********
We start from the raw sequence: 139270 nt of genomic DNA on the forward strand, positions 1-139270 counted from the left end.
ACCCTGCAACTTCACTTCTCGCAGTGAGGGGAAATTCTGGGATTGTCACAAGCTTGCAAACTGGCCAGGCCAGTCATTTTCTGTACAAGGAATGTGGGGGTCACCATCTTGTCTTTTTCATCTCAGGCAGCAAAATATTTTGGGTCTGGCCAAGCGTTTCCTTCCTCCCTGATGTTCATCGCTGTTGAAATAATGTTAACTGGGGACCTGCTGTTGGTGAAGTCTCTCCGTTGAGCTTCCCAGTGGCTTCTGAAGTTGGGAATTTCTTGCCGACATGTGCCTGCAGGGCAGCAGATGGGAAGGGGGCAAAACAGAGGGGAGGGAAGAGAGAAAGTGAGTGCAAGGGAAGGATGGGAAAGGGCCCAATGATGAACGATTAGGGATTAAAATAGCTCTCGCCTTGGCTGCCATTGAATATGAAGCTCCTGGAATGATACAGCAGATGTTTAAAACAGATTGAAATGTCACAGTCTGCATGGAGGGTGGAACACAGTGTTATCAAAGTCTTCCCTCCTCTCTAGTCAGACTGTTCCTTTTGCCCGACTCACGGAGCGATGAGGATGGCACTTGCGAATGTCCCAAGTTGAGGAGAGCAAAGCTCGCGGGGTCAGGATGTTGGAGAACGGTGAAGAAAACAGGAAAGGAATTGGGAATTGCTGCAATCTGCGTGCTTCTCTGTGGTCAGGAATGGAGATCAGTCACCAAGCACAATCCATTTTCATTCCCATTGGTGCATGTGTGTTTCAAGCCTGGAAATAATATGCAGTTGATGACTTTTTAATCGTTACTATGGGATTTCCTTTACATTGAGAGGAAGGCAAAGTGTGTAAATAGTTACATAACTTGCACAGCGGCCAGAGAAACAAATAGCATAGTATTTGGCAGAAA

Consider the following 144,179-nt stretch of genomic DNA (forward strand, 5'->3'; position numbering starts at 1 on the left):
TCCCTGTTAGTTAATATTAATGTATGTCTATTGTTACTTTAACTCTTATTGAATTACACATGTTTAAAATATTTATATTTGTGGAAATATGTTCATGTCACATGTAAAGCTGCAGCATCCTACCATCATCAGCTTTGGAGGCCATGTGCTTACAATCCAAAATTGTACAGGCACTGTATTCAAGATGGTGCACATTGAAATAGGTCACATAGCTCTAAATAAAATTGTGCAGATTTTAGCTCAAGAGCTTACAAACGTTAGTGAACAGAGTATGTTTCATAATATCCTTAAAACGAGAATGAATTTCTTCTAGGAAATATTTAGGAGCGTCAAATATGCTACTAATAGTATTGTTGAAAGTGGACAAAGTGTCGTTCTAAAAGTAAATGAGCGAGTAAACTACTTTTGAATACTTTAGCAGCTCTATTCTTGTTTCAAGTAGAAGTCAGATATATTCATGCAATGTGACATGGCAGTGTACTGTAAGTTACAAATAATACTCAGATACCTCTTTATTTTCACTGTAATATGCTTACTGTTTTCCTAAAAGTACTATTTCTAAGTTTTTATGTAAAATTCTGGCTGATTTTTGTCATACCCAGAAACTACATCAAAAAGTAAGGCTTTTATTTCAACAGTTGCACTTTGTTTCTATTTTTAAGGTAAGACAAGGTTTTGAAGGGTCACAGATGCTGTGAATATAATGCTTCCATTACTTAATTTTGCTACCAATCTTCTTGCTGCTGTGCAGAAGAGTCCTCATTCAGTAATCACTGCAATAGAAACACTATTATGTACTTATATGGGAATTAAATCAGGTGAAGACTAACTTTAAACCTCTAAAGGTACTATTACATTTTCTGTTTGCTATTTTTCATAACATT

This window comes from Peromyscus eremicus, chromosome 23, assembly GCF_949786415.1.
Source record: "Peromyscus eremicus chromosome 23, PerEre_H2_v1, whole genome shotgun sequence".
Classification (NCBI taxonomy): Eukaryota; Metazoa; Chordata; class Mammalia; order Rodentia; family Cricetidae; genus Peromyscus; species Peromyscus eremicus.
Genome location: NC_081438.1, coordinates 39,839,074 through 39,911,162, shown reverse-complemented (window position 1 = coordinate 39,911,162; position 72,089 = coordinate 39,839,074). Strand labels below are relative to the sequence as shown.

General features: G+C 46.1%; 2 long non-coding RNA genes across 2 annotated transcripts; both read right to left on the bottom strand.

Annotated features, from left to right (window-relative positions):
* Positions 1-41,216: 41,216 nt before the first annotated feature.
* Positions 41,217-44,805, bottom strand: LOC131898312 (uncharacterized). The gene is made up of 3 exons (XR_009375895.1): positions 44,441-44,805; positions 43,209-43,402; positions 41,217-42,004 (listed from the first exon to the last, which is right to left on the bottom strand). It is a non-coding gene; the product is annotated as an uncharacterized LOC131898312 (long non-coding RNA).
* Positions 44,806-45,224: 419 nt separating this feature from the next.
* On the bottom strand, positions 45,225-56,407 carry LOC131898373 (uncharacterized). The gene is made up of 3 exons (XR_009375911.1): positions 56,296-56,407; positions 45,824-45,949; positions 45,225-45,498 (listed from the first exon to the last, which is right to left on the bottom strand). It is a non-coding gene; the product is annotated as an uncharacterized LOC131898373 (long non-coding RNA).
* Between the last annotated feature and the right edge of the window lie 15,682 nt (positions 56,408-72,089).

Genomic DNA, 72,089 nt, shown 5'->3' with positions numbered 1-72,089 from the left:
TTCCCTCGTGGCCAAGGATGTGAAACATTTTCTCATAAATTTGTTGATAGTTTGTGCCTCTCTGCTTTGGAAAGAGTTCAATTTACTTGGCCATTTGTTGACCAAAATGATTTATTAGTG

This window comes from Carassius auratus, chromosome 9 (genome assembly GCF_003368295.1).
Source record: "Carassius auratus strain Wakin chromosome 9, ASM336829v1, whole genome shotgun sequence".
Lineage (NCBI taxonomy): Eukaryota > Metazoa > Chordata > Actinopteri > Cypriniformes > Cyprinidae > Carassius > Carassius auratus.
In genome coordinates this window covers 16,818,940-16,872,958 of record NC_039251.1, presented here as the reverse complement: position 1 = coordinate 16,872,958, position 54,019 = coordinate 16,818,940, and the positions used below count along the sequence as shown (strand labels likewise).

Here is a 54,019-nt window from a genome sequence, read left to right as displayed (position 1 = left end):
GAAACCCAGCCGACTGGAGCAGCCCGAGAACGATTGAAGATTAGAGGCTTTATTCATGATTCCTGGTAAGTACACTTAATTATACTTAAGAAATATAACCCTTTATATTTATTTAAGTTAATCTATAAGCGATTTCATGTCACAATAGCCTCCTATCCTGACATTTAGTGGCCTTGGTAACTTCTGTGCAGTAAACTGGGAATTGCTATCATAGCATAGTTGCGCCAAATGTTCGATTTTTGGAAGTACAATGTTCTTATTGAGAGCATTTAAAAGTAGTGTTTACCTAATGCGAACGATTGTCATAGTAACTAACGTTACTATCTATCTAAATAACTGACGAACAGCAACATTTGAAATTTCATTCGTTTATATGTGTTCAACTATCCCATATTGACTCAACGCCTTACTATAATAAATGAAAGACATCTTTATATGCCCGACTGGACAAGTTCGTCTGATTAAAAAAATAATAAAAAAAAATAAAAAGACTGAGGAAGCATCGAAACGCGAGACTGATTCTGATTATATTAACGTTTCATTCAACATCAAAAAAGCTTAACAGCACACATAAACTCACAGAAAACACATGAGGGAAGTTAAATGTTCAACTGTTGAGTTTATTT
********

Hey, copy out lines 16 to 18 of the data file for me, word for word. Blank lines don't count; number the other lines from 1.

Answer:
Genomic DNA, 72,089 nt, shown 5'->3' with positions numbered 1-72,089 from the left:
TTCCCTCGTGGCCAAGGATGTGAAACATTTTCTCATAAATTTGTTGATAGTTTGTGCCTCTCTGCTTTGGAAAGAGTTCAATTTACTTGGCCATTTGTTGACCAAAATGATTTATTAGTG

This window comes from Carassius auratus, chromosome 9 (genome assembly GCF_003368295.1).